Self-injectable respiratory medication opens doors for patients with severe asthma


The first respiratory biologic to be approved for administration via an autoinjector will be available in the US soon.

The first respiratory biologic to be approved for administration via an autoinjector will be available in the US soon.

FDA cleared 2 new methods for administering mepolizumab (Nucala, GlaxoSmithKline): autoinjector and a pre-filled safety syringe. They are indicated

for patients or caregivers to administer once every 4 weeks.

Related: Biologic Gets Asthma Indication

The approval gives healthcare professionals and people living with severe eosinophilic asthma (SEA) or the rare disease eosinophilic granulomatosis with polyangiitis (EGPA) the option for Nucala to be administered outside of a clinical setting by a patient or caregiver after their healthcare professional agrees this approach is appropriate, GlaxoSmithKline said in a statement.

The original lyophilised powder version remains available for administration by a healthcare professional.

“People living with conditions like severe asthma often struggle to control their day-to-day symptoms, making routine activities like attending healthcare appointments a challenge. Empowering patients to take their medicines at home is an approach that has been successful in other chronic diseases such as diabetes and rheumatoid arthritis,” said Tonya Winders, president of the Global Allergy and Asthma Patient Platform (GAAPP), in the GlaxoSmithKline statement. “GAAPP welcomes this approval for Nucala so it can be administered in a doctor’s office or in the convenience of a patient’s home.”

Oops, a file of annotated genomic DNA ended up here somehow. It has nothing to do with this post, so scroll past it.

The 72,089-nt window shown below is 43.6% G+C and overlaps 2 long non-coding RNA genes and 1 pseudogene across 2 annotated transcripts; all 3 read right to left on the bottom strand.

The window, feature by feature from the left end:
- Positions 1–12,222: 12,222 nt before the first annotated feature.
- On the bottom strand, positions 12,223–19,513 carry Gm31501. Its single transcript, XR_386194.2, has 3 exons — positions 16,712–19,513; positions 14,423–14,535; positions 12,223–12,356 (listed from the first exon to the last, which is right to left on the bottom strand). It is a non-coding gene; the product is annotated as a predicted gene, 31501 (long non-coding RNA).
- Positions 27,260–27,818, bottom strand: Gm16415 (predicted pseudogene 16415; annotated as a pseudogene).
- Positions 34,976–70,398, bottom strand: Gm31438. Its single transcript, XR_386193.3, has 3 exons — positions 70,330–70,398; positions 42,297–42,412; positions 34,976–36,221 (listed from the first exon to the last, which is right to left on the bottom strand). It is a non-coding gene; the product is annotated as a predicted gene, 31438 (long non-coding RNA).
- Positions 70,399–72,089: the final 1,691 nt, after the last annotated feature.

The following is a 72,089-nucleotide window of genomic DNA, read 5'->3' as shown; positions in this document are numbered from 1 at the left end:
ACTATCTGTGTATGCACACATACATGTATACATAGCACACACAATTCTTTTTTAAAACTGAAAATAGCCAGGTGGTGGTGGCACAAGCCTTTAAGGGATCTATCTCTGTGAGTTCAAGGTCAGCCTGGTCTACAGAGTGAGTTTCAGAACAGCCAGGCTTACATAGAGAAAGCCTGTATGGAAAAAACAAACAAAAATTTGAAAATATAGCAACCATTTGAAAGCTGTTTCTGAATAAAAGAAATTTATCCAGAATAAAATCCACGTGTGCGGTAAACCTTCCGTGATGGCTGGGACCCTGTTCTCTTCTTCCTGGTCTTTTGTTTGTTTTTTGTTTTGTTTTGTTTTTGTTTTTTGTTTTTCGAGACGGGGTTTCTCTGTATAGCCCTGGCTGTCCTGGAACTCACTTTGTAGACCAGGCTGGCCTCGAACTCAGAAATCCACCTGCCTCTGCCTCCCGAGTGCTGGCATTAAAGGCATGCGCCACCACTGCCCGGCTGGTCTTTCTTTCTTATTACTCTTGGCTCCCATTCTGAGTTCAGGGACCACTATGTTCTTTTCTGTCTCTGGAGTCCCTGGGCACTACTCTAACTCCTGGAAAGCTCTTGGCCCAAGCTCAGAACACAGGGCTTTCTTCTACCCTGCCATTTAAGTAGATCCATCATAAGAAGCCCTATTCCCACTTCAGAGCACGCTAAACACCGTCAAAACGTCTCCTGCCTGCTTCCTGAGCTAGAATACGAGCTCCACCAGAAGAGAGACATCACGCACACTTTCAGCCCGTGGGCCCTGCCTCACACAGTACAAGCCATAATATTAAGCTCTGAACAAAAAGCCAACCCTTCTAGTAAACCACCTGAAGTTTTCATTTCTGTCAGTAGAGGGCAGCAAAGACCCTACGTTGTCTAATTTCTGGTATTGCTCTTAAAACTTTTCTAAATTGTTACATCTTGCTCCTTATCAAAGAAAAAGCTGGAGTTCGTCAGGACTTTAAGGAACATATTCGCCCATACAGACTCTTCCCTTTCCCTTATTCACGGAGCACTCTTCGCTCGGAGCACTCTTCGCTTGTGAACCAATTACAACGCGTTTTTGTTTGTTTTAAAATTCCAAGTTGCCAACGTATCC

Related: FDA Clears Novel Device For Severe Emphysema

The approval is supported by positive patient exaperience data from two open-label, single-arm, phase 3a studies evaluating the real-world use of Nucala administered via the new options in-clinic and at home by patients with SEA, or by their caregivers.

Both studies showed patients were able to successfully self-administer treatment with both the autoinjector and pre-filled syringe after appropriate training (89% to 95% and 100% respectively). In addition, the majority of patients preferred at home self-administration options compared to in-clinic administration.

A separate open-label, parallel-group, single-dose study confirmed that the pharmacokinetic and pharmacodynamic profile of Nucala administered via pre-filled syringe or autoinjector was comparable to the originally approved lyophilised formulation, according to GlaxoSmithKline.

Read more: FDA Clears Subcutaneous Injectable To Treat Breast Cancer

Related Videos
Related Content
© 2024 MJH Life Sciences

All rights reserved.